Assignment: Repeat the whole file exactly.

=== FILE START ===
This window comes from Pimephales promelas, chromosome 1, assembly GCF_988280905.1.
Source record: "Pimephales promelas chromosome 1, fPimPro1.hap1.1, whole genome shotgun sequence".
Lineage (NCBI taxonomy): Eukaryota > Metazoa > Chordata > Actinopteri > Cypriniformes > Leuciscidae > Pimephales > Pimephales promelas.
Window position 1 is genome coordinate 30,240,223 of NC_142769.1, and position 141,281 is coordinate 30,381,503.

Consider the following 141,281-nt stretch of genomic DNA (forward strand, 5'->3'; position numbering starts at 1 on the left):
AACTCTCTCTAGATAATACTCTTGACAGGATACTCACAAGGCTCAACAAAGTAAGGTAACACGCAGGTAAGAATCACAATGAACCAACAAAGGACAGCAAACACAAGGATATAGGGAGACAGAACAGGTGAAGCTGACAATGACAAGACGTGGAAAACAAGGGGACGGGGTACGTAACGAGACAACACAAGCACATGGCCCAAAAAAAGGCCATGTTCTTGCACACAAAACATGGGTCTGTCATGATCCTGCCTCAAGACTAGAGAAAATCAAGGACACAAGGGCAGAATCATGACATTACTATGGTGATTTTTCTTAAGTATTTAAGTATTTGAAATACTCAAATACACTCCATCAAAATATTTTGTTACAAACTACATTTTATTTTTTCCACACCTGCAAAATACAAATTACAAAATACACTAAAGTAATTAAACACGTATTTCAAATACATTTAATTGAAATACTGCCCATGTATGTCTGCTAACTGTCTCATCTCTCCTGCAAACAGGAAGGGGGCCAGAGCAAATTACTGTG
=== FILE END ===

This window comes from Pimephales promelas, chromosome 1, assembly GCF_988280905.1.
Source record: "Pimephales promelas chromosome 1, fPimPro1.hap1.1, whole genome shotgun sequence".
Lineage (NCBI taxonomy): Eukaryota > Metazoa > Chordata > Actinopteri > Cypriniformes > Leuciscidae > Pimephales > Pimephales promelas.
Window position 1 is genome coordinate 30,240,223 of NC_142769.1, and position 141,281 is coordinate 30,381,503.

Consider the following 141,281-nt stretch of genomic DNA (forward strand, 5'->3'; position numbering starts at 1 on the left):
AACTCTCTCTAGATAATACTCTTGACAGGATACTCACAAGGCTCAACAAAGTAAGGTAACACGCAGGTAAGAATCACAATGAACCAACAAAGGACAGCAAACACAAGGATATAGGGAGACAGAACAGGTGAAGCTGACAATGACAAGACGTGGAAAACAAGGGGACGGGGTACGTAACGAGACAACACAAGCACATGGCCCAAAAAAAGGCCATGTTCTTGCACACAAAACATGGGTCTGTCATGATCCTGCCTCAAGACTAGAGAAAATCAAGGACACAAGGGCAGAATCATGACATTACTATGGTGATTTTTCTTAAGTATTTAAGTATTTGAAATACTCAAATACACTCCATCAAAATATTTTGTTACAAACTACATTTTATTTTTTCCACACCTGCAAAATACAAATTACAAAATACACTAAAGTAATTAAACACGTATTTCAAATACATTTAATTGAAATACTGCCCATGTATGTCTGCTAACTGTCTCATCTCTCCTGCAAACAGGAAGGGGGCCAGAGCAAATTACTGTG